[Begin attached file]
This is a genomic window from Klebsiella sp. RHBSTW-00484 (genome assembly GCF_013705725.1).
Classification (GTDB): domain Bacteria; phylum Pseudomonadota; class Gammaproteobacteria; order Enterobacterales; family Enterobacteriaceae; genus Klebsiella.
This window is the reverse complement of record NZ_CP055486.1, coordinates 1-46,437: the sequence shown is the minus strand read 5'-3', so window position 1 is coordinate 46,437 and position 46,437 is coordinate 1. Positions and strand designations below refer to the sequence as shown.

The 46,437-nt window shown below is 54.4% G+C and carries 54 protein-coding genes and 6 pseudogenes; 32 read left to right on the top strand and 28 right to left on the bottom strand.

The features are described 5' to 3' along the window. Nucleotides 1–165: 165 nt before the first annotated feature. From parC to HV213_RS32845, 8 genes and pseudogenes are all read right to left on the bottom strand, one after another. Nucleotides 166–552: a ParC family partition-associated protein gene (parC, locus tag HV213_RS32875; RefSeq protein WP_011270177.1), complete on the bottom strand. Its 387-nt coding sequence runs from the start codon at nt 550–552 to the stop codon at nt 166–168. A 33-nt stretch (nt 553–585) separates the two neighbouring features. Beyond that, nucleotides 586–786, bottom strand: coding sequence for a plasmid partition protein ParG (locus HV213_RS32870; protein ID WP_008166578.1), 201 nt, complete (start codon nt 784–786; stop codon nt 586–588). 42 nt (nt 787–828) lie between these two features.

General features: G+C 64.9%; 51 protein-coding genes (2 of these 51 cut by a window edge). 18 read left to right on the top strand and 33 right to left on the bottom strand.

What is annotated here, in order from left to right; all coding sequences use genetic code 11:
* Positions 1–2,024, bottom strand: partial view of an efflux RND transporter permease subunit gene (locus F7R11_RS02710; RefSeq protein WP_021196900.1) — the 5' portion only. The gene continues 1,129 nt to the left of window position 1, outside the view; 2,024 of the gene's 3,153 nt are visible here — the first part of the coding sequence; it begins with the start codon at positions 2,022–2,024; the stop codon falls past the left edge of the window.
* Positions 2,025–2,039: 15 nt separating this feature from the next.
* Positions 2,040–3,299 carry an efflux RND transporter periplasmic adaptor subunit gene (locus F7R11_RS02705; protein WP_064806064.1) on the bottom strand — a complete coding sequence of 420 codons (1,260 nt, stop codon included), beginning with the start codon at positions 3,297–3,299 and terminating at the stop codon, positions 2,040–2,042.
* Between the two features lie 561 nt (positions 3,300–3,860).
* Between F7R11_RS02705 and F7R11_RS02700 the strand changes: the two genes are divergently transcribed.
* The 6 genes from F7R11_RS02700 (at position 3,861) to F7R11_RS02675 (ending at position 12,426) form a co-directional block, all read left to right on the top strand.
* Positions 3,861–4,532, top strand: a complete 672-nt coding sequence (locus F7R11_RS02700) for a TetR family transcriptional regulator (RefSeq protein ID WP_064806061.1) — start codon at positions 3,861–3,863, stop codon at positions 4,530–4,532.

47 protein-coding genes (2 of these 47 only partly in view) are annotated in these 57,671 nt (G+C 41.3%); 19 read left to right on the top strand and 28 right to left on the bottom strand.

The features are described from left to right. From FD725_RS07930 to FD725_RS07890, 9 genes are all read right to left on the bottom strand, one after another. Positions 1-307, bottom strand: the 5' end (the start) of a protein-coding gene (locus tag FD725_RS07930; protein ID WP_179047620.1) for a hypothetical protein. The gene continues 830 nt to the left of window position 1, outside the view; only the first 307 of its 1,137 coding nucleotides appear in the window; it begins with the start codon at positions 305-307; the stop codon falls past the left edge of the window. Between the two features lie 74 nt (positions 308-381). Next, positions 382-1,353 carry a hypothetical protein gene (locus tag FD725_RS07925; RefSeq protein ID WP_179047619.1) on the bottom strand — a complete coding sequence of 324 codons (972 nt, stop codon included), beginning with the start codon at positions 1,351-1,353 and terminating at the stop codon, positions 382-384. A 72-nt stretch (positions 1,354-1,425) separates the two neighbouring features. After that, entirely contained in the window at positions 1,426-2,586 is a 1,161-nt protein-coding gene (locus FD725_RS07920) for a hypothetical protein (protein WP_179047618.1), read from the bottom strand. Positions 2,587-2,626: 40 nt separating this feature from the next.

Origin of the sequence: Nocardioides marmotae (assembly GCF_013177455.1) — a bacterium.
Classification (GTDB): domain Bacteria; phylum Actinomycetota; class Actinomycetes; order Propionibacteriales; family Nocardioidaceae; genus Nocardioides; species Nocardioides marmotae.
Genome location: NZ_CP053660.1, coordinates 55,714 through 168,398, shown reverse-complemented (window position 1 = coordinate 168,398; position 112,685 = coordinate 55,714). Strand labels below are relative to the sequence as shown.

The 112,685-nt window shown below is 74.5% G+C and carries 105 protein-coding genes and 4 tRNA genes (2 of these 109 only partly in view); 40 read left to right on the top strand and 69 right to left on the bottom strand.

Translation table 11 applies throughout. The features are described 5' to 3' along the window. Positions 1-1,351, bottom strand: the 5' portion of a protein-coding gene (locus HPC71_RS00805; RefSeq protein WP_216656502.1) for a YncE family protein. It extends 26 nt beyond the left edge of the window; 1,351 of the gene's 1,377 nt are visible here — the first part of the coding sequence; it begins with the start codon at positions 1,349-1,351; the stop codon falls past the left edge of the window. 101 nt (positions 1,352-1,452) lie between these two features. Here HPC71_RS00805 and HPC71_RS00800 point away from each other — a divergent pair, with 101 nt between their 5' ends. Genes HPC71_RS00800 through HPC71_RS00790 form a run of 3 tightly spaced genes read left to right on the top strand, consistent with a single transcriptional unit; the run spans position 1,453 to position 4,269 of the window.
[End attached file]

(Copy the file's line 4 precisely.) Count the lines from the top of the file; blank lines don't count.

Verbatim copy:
The 46,437-nt window shown below is 54.4% G+C and carries 54 protein-coding genes and 6 pseudogenes; 32 read left to right on the top strand and 28 right to left on the bottom strand.